These poems first appeared in the Dada periodicals Dada and 391, ephemeral publications that were distributed amongst avant-garde circles and passed out in the street to anyone who would take them. They epitomize many of the characteristics fundamental to the Dada movement: spontaneity, nonsense, and attention to graphic design.
The first poem, “Bilan” (“Assessment”), has an aesthetic focus: words are arranged on the page like strokes on a canvas, and may be chosen for their visual or tonal structures over their literal meaning. In this sense, Tzara’s ideas can be partially conveyed by his original text even to those who don’t speak French. However, phrases such as “toothpaste pastry” and “five centuries of syrupy dreaming” reveal the imaginative imagery that is also integral to Tzara’s work. His unique rhetorical style is as important to this piece as his visual arrangement and verbal trickery.
The second poem celebrates a fellow Dadaist, Marcel Janco, who produced fantastical masks that were often donned during performances at the Cabaret Voltaire in Zurich. Here, Tzara’s style imitates the composition of the masks— slapdash, hodgepodge creations that only make sense when you stop looking for sense.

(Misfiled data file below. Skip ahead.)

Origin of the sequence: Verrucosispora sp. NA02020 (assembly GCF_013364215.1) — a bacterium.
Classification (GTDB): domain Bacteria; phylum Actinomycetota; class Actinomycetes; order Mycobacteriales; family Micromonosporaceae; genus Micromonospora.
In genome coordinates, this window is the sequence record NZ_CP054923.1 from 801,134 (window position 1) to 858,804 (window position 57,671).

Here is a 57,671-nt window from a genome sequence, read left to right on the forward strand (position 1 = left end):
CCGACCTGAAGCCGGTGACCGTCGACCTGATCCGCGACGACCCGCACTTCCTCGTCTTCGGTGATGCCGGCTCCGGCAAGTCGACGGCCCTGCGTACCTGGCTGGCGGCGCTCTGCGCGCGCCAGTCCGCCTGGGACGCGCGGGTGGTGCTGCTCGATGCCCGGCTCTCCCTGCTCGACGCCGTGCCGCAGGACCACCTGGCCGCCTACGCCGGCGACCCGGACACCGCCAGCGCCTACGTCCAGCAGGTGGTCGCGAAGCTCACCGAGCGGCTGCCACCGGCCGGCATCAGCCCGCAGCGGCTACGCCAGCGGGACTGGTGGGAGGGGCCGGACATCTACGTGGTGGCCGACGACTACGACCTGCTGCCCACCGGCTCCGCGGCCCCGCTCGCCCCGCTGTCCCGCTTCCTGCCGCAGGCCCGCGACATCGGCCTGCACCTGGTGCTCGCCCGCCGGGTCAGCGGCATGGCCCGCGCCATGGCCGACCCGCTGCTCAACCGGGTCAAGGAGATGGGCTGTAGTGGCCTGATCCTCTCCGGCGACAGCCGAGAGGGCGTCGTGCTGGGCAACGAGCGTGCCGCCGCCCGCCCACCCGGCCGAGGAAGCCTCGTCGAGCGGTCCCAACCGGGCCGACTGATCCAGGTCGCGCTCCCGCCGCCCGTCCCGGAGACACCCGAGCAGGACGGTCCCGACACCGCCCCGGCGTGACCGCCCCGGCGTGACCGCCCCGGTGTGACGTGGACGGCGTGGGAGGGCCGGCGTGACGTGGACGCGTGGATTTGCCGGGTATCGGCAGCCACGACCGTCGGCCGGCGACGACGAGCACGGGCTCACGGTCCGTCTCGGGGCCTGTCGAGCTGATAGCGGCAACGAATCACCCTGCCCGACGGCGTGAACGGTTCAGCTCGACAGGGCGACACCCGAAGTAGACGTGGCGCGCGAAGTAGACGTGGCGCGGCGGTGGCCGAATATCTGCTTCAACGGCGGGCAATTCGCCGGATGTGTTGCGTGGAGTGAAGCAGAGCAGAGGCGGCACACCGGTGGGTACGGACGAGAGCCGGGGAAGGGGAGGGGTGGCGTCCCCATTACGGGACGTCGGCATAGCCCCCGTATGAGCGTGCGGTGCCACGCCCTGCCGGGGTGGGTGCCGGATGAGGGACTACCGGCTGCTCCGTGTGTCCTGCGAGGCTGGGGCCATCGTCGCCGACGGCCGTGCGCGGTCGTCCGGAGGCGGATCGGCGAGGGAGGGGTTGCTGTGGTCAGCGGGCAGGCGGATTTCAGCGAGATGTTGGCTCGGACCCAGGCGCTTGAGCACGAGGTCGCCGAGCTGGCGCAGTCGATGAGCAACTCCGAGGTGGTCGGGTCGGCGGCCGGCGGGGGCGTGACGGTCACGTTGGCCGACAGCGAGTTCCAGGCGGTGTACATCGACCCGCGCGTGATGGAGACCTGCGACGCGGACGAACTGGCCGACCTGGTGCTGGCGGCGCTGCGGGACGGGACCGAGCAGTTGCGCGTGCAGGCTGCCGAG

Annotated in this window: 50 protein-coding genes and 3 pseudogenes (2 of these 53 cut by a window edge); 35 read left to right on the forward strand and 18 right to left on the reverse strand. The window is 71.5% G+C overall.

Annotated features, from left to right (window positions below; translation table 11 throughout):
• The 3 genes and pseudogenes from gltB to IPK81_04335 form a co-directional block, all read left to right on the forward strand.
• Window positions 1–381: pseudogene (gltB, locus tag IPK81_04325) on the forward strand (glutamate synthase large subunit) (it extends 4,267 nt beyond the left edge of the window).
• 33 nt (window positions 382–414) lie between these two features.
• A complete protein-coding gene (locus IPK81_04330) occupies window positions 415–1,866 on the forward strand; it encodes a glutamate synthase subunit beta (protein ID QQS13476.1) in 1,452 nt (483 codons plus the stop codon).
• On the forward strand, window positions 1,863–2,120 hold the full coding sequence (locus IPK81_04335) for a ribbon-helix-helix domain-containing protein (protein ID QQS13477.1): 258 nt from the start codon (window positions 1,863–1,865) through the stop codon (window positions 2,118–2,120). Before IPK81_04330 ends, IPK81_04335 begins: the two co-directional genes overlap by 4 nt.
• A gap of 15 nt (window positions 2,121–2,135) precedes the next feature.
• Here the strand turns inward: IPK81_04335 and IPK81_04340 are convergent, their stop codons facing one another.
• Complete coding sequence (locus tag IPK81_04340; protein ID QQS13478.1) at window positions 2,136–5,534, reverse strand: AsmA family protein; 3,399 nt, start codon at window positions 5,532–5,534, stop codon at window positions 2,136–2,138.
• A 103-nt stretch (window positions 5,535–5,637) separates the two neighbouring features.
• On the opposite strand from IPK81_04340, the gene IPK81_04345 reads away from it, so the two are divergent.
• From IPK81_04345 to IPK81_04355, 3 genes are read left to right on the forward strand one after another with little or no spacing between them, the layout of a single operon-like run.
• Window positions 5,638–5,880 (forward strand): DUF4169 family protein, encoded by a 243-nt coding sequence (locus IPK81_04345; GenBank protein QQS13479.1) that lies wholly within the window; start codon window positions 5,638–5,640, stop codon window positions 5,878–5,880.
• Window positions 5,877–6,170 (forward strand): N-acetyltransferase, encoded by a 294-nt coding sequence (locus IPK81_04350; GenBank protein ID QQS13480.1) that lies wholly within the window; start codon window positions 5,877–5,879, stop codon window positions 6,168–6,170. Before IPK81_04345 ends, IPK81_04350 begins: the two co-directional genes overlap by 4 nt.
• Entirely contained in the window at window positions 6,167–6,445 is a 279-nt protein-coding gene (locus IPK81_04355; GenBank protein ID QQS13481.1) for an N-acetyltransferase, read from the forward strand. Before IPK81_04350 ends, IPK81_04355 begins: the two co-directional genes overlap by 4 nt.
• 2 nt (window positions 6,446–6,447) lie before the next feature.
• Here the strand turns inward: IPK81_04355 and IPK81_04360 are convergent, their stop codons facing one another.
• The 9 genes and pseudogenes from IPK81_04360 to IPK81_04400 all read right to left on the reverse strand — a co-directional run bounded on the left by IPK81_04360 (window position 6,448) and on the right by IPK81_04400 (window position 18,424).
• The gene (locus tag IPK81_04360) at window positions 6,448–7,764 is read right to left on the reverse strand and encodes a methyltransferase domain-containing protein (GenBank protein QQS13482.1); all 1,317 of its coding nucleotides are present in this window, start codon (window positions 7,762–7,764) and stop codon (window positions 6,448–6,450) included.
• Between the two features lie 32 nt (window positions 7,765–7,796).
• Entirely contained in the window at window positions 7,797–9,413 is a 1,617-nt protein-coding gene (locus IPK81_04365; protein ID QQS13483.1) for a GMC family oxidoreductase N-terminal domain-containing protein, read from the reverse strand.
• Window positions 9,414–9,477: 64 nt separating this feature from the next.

“Chronique” (“Chronicle”), the final poem, continues the use of nonsense and wordplay, while throwing in a myriad of references to artists and poets such as Louis Aragon, an affiliate of Tzara and a founder of the Surrealist movement; Raymond Radiguet, a French novelist; Max Jacob, Pierre Reverdy, and Paul Dermee, three authors associated with Cubism; Pierre Albert Birot and Fernand Léger, avant-garde artists; Francis Picabia, a fellow Dadaist; the sculptor Georges Braque; and Francesco Petrarca or Petrarch, the Italian humanist of the 14th century. While these references may have been included as inside jokes to please or poke fun at his contemporaries, Tzara uses them less as proper nouns and more as aural and schematic suggestions.